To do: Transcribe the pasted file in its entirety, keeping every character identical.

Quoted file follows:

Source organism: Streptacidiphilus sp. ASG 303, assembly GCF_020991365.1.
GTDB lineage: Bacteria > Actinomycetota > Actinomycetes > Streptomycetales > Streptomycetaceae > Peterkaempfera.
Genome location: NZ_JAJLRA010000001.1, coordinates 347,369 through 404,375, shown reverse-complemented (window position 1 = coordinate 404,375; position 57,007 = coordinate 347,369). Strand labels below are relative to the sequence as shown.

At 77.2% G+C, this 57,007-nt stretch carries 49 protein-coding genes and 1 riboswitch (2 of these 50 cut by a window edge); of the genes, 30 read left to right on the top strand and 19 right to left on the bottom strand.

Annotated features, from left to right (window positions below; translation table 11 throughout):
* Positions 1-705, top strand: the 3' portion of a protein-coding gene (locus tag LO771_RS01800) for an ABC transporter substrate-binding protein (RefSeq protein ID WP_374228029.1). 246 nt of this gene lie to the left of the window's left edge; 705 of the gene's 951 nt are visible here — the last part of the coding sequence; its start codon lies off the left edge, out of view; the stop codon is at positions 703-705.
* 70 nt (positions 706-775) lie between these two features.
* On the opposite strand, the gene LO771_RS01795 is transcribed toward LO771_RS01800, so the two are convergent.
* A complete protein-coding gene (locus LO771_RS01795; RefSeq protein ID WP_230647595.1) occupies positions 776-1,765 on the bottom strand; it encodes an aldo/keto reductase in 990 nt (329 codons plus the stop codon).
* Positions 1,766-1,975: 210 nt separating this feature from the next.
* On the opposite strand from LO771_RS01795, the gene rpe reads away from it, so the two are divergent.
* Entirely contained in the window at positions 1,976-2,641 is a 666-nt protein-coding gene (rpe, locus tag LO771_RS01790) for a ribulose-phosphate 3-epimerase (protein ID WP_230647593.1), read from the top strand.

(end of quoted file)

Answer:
Source organism: Streptacidiphilus sp. ASG 303, assembly GCF_020991365.1.
GTDB lineage: Bacteria > Actinomycetota > Actinomycetes > Streptomycetales > Streptomycetaceae > Peterkaempfera.
Genome location: NZ_JAJLRA010000001.1, coordinates 347,369 through 404,375, shown reverse-complemented (window position 1 = coordinate 404,375; position 57,007 = coordinate 347,369). Strand labels below are relative to the sequence as shown.

At 77.2% G+C, this 57,007-nt stretch carries 49 protein-coding genes and 1 riboswitch (2 of these 50 cut by a window edge); of the genes, 30 read left to right on the top strand and 19 right to left on the bottom strand.

Annotated features, from left to right (window positions below; translation table 11 throughout):
* Positions 1-705, top strand: the 3' portion of a protein-coding gene (locus tag LO771_RS01800) for an ABC transporter substrate-binding protein (RefSeq protein ID WP_374228029.1). 246 nt of this gene lie to the left of the window's left edge; 705 of the gene's 951 nt are visible here — the last part of the coding sequence; its start codon lies off the left edge, out of view; the stop codon is at positions 703-705.
* 70 nt (positions 706-775) lie between these two features.
* On the opposite strand, the gene LO771_RS01795 is transcribed toward LO771_RS01800, so the two are convergent.
* A complete protein-coding gene (locus LO771_RS01795; RefSeq protein ID WP_230647595.1) occupies positions 776-1,765 on the bottom strand; it encodes an aldo/keto reductase in 990 nt (329 codons plus the stop codon).
* Positions 1,766-1,975: 210 nt separating this feature from the next.
* On the opposite strand from LO771_RS01795, the gene rpe reads away from it, so the two are divergent.
* Entirely contained in the window at positions 1,976-2,641 is a 666-nt protein-coding gene (rpe, locus tag LO771_RS01790) for a ribulose-phosphate 3-epimerase (protein ID WP_230647593.1), read from the top strand.